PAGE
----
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This article in AJ

  1. Vol. 88 No. 5, p. 733-739
     
    Received: Sept 19, 1995
    Published: Sept, 1996


    * Corresponding author(s): tsauer@comp.uark.edu
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doi:10.2134/agronj1996.00021962008800050009x

Aerodynamic Characteristics of Standing Corn Stubble

  1. Thomas J. Sauer ,
  2. Jerry L. Hatfield and
  3. John H. Prueger
  1. USDA-ARS, Biomass Res. Ctr., Univ. of Arkansas, Fayetteville, AR 72701

Abstract

Abstract

Maintenance of crop residues on the soil surface is promoted as a management practice for reducing soil erosion by wind and water. Crop residue on the soil surface, however, also influences turbulent exchange processes that affect surface water and energy balances. At present, there are very limited data on the aerodynamic properties of residue-covered surfaces. The objective of this research was to derive estimates of the aerodynamic properties (momentum roughness length zo, zero-plane displacement d, and drag coefficient Cd) of fields with standing corn (Zea mays L.) stubble. Wind speed and air temperature measurements were made at six heights above two no-tillage fields near Ames, LA, in the spring and fall of 1994 and in the spring of 1995. Both sites had standing corn stubble approximately 0.3 m tall at a density of greater than 60 000 stalks ha −1 and nearly 95% residue cover. An iterative, least-squares linear regression technique was applied to wind profiles obtained under neutral atmospheric conditions to determine Zo, d, and the friction velocity (u.). Mean values of Zo and for each of the three measurement periods varied from 11.8 to 24.3 and 119 to 169 mm, respectively. The ratios Zo/hs/is and d/hs, where hs is the mean stubble height, averaged 0.058 and 0.53, respectively, for all profiles. The magnitude of zo and d and their weak dependence on wind speed are consistent with turbulent flow over a surface with sparse, rigid roughness elements. The Zo and Ca were higher for the fall measurement period, suggesting that the loose, fresh residue presented a comparatively rough surface that was then smoothed by weathering and compaction beneath snow.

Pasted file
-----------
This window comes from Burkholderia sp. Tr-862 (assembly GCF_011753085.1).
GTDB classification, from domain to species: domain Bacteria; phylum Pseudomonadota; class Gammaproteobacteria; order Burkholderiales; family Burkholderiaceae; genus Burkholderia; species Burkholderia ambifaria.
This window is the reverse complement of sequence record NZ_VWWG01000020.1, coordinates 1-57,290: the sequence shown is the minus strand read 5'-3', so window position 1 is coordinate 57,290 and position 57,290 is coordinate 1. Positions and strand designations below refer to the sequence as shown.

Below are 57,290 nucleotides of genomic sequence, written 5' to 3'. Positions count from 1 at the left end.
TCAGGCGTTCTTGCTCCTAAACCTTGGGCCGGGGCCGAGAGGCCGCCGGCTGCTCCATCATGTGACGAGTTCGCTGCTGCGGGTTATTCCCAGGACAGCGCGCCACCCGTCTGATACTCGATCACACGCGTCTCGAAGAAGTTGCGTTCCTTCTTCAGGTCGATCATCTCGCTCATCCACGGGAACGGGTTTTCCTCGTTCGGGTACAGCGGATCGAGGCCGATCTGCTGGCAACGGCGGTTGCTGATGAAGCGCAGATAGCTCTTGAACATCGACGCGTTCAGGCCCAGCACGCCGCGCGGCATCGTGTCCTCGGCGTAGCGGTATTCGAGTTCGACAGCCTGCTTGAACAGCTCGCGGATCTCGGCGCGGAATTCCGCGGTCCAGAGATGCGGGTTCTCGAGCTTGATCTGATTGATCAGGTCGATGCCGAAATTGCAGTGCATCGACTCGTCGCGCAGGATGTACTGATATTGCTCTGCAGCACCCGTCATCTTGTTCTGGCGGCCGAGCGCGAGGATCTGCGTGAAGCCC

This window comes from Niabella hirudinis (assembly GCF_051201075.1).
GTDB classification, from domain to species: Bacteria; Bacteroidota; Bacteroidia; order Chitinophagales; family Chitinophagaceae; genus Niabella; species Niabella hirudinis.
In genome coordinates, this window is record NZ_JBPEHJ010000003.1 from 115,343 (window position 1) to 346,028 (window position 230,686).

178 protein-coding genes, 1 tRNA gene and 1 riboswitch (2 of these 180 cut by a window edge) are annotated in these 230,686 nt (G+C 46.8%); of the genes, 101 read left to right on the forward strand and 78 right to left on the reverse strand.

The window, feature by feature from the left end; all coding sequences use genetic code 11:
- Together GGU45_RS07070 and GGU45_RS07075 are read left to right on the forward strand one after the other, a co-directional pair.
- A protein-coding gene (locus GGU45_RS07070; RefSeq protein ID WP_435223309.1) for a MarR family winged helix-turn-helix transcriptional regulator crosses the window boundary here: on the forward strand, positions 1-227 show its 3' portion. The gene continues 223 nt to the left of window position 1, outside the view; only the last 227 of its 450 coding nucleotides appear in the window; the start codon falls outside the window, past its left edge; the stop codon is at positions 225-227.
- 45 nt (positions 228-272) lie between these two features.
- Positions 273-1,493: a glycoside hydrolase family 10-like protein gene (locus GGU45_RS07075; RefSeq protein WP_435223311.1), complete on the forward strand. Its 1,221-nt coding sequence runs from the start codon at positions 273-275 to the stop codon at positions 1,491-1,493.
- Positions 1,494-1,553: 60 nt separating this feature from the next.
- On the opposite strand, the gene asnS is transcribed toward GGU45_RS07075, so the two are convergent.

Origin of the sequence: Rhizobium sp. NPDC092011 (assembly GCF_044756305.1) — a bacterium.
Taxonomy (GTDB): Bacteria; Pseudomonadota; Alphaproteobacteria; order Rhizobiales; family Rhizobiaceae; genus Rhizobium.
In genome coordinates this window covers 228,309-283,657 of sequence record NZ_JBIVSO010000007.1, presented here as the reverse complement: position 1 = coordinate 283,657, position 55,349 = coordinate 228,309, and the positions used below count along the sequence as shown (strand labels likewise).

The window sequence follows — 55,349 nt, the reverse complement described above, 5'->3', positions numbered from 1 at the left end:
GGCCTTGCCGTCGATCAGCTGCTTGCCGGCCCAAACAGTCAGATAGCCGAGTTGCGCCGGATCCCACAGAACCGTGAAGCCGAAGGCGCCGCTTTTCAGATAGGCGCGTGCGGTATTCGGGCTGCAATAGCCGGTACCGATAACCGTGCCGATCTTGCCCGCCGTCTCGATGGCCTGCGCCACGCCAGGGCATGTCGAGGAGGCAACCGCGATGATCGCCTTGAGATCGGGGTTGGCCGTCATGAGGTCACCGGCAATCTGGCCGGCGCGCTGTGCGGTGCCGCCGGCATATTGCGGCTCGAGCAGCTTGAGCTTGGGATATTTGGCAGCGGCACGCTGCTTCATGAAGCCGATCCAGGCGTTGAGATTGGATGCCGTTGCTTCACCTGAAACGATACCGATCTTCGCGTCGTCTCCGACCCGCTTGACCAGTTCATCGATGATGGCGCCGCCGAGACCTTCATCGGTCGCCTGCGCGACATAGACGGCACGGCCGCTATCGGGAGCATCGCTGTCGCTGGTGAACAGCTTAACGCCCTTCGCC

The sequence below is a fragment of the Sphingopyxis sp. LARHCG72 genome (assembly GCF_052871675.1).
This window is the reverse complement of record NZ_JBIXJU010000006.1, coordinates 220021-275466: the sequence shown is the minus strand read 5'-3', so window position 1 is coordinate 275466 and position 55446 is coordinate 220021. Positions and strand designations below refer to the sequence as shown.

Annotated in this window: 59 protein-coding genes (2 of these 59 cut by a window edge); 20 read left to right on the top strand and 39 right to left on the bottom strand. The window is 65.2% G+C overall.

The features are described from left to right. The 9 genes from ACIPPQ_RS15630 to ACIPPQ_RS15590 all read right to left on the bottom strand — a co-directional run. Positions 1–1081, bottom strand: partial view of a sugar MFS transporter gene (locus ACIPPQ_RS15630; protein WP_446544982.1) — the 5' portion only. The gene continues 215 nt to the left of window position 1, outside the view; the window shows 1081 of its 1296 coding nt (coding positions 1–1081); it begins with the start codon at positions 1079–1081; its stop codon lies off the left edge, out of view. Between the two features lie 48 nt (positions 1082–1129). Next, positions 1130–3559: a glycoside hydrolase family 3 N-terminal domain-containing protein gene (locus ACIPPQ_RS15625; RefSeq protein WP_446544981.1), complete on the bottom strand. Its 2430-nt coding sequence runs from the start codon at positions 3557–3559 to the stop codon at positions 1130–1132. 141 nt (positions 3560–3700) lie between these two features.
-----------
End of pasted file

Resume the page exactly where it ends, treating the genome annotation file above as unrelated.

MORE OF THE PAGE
Contribution of the USDA-ARS Natl. Soil Tilth Lab. Research supported in part by BARD Research Grant Agreement no. IS-2102-92.

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